Regardless of the metric used, Japan scores very low on nationalism. Its investment in its armed forces as a percentage of national income is small, especially for a country living in close range of two potential war zones (the Korean Peninsula and Taiwan).
Moreover, in the past two decades the offensive capabilities of North Korea against Japan, namely its ballistic missiles and nuclear program, have grown significantly.
China, another potential adversary for Japan, clearly has a much stronger military than 20 years ago. But Japan continues to keep its military investment at around 1 percent of national income (perhaps a little more if other expenses are included).
The phenomenal waste in Japanese procurement programs also shows that the military budget is as much a funding mechanism for Japanese businesses as a tool to build up a strong military.
Moreover, when it comes to dealing with the outside world, Japanese diplomats are as unlikely as those of the Holy See to resort to threats of force. There are no John Boltons in the Japanese Foreign Ministry. This peaceful, low profile reflects a basic fact often ignored by outsiders: Japanese voters favor candidates who care about bread and butter issues over those whose concern is Japan’s greatness and military might.
He attributes this lack of nationalism to an absence of a sense of victimization — as in South Korea and China — and a lack of universal values, a “messianic urge” that lends itself to a desire to seek regional or global domination. It also lacks the need to use nationalism to distract citizens from domestic problems or to promote unity in the presence of social cleavages.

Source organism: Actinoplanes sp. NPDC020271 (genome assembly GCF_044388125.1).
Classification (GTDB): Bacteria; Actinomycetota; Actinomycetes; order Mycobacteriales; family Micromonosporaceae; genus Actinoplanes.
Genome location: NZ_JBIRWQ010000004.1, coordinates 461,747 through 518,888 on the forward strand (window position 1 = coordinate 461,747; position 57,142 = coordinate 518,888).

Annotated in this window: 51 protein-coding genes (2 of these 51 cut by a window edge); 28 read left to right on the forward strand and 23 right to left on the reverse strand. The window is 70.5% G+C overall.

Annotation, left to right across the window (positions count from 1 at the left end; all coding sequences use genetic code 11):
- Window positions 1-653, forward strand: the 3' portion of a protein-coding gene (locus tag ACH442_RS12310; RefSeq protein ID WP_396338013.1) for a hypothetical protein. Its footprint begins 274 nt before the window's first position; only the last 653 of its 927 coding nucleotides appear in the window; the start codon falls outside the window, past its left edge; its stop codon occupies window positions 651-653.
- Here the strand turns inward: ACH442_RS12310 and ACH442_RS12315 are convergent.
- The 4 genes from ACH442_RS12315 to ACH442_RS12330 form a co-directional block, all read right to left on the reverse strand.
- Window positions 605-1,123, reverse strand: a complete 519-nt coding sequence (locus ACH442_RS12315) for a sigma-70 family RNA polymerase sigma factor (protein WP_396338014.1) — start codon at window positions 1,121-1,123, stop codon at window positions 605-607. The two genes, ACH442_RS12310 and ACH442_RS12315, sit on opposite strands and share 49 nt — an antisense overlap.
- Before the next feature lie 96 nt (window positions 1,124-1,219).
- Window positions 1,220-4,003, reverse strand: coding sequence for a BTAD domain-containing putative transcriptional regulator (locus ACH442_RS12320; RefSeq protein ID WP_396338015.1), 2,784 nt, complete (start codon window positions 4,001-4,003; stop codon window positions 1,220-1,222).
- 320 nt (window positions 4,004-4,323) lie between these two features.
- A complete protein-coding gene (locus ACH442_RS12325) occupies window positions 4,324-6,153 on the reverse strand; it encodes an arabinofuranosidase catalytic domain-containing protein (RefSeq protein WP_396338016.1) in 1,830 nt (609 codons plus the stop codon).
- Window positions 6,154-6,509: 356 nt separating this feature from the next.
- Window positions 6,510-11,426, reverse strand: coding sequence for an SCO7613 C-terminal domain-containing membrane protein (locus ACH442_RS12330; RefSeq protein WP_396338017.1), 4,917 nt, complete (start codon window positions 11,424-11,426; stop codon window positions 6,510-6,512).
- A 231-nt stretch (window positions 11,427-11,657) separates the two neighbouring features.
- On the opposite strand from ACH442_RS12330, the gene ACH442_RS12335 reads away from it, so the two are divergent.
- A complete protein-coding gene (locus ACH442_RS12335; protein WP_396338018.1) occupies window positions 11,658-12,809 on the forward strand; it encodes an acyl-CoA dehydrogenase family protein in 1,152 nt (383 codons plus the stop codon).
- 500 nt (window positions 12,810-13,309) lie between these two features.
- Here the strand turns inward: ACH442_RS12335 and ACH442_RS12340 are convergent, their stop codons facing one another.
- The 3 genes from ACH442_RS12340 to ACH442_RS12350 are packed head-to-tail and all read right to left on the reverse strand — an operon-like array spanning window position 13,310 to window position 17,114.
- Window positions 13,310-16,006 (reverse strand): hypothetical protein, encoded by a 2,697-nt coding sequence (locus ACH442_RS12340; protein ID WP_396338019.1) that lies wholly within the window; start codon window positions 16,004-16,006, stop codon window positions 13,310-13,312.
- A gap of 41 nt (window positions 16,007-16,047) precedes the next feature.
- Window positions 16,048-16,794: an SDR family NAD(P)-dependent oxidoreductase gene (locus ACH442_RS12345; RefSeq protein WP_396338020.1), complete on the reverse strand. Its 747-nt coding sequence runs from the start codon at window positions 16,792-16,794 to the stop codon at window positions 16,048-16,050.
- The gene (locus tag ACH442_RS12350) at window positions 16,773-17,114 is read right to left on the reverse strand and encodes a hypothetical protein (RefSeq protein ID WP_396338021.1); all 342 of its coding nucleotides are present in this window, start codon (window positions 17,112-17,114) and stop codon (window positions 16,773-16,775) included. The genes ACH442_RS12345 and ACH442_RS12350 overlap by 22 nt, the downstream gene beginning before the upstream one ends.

Granted, Japan lacks these factors. But are these the only causes of nationalism? And are the only manifestations of nationalism more expansive defense budgets and a more robust foreign policy? With that phrase “regardless of the metric used,” M. Dujarric manages to duck this question of just what is nationalism.
I would argue that the Japanese people on the whole are quite nationalistic. I think that the Japanese people on the whole are proud of Japan and of being Japanese, if not to the same extent as their neighbors or Americans.
As Yomiuri found in an opinion poll in January of this year, a record number of respondents (1650 out of 1780, 92.7%) said that they felt some or a lot of pride, with a record portion (55%) saying that they felt a lot of pride. That pride, however, did not translate into support for a policy of remilitarization or normalization. Asked what they think about contemporary Japan — i.e., the country of which they are proud — 59.7% saw it as a “peace-loving nation,” followed by 35.9% who saw it as an economic great power, 27.2% who saw it as a country with a high level of culture, and 25.2% who saw it as a democratic nation. Only 2% saw it as a military great power, fewer than those who saw it as an “insular nation.” (Respondents were free to choose as many answers as they desired from a list that also included “nation with a high level of welfare protection,” “nation that is trusted by other countries,” and “independent nation.” Obviously this does not necessarily suggest that this is how the respondents want to be, but it is reasonable to infer that the 1780 respondents to this poll are actually quite proud of Japan’s achievements culturally and economically — and they are proud of Japan’s postwar record of abjuring from the use of force to resolve disputes.